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Space and astronomy digest: December 2009 (RAS PN 09/60)

Last Updated on Tuesday, 23 March 2010 15:48
Published on Monday, 22 March 2010 19:40

2004_Geminids___small

2004 Geminids - all sky image: (c) Chris L Peterson, Cloudbait Observatory

The latest digest of astronomy and space news, from the Royal Astronomical Society. This month sees the launch of a mission mapping the Universe in infrared light, the maximum of the Geminids meteor shower and a partial lunar eclipse.

SPACE AND ASTRONOMY DIGEST: DECEMBER 2009
ROYAL ASTRONOMICAL SOCIETY PRESS RELEASE
Ref.: RAS PN 09/60
Date: 30th November 2009
For immediate release

Issued by:
Dr Robert Massey
Press and Policy Officer
Royal Astronomical Society
Burlington House
Piccadilly
London W1J 0BQ
Tel: +44 (0)20 7734 3307
Mob: +44 (0)794 124 8035
E-mail: This email address is being protected from spambots. You need JavaScript enabled to view it.

SPACE AND ASTRONOMY DIGEST: DECEMBER 2009 (RAS PN 09/60)

This release summarises some of the astronomy and space science events taking place during December, particularly those with UK involvement. It is not intended to be fully comprehensive and dates and times may be subject to change.

8TH DECEMBER: RAS LUNCHTIME LECTURE: THE SEARCH FOR ALIEN LIFE

The next RAS public lecture will take place at 1300 GMT on Tuesday 8th December. Dr Lewis Dartnell of the Centre for Mathematics and Physics in the Life Sciences and Experimental Biology at University College London will discuss astrobiology, a science that encompasses the origins and limits of life on our own planet, where it might exist elsewhere and what it might look like.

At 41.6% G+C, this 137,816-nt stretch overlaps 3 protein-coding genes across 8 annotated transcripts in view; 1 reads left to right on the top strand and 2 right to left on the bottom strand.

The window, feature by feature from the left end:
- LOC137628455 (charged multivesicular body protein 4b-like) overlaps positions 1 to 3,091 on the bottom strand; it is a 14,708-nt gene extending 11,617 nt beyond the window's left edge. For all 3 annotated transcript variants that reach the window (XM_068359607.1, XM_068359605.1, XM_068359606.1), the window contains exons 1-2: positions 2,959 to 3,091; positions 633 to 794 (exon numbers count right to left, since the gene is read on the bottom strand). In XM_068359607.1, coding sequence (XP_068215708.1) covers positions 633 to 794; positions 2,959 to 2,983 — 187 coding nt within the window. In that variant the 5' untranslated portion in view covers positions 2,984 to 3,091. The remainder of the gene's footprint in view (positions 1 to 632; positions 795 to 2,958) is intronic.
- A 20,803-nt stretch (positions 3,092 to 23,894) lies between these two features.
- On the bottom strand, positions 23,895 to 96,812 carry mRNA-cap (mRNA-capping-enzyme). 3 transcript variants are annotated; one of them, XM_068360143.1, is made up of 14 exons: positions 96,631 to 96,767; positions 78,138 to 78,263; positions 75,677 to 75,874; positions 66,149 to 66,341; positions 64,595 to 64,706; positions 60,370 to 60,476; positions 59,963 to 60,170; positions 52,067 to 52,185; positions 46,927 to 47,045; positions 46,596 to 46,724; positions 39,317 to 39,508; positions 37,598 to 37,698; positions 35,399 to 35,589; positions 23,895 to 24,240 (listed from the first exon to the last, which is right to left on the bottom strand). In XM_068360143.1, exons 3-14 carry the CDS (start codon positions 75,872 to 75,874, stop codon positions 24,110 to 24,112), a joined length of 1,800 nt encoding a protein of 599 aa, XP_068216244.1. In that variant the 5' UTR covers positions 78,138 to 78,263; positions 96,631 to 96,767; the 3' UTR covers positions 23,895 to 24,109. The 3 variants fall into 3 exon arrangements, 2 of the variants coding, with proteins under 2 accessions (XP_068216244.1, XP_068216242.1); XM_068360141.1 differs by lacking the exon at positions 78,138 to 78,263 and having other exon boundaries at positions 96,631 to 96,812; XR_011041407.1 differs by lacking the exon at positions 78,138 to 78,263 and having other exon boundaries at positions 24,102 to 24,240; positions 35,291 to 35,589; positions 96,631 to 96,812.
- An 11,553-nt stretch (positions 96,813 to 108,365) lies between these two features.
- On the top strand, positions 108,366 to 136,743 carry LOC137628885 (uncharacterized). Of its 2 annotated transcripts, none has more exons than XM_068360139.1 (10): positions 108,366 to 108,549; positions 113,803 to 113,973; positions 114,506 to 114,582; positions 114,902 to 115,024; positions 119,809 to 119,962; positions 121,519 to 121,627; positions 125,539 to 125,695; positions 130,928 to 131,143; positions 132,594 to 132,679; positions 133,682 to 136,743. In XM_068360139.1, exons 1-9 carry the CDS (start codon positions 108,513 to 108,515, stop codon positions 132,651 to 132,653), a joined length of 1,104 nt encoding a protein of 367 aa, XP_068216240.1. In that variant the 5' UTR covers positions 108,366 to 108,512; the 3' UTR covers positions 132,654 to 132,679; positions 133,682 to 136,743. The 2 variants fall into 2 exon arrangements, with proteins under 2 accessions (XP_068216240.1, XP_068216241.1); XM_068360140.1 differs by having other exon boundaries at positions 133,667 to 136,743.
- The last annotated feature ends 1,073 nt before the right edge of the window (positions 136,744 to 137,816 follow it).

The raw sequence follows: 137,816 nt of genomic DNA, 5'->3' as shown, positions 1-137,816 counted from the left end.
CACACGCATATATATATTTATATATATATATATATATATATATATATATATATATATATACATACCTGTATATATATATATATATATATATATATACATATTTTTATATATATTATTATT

FURTHER INFORMATION


CONTACT

Dr Robert Massey (details above)

9TH DECEMBER: LAUNCH OF WISE MISSION

The NASA-funded Wide-field Infrared Survey Explorer (WISE) mission is a satellite carrying an infrared telescope that will image the entire sky. WISE is scheduled to launch from Vandenberg Air Force base in California during a window opening on 9th December. The satellite will be carried aloft on a Delta II launch vehicle.

The ultrasensitive infrared detectors on WISE are cooled with solid hydrogen to a temperature of -258 degrees Celsius, or 15 degrees above absolute zero. The hydrogen will keep the detectors at their operating temperature for around seven months. During this period WISE will be used to survey objects including asteroids, the coolest and dimmest stars and some of the most luminous galaxies.

FURTHER INFORMATION


10TH DECEMBER: 5TH APPLETON SPACE CONFERENCE, RAL, OXFORDSHIRE

The 5th Appleton Space Conference will take place from 0900 to 1800 at the Rutherford Appleton Laboratory. It will bring together professionals from across the space industry and includes presentations on the forthcoming UK ESA space centre, science from the STEREO, SWIFT, Herschel and Planck missions and the planned Virgin Galactic Spaceship-Two.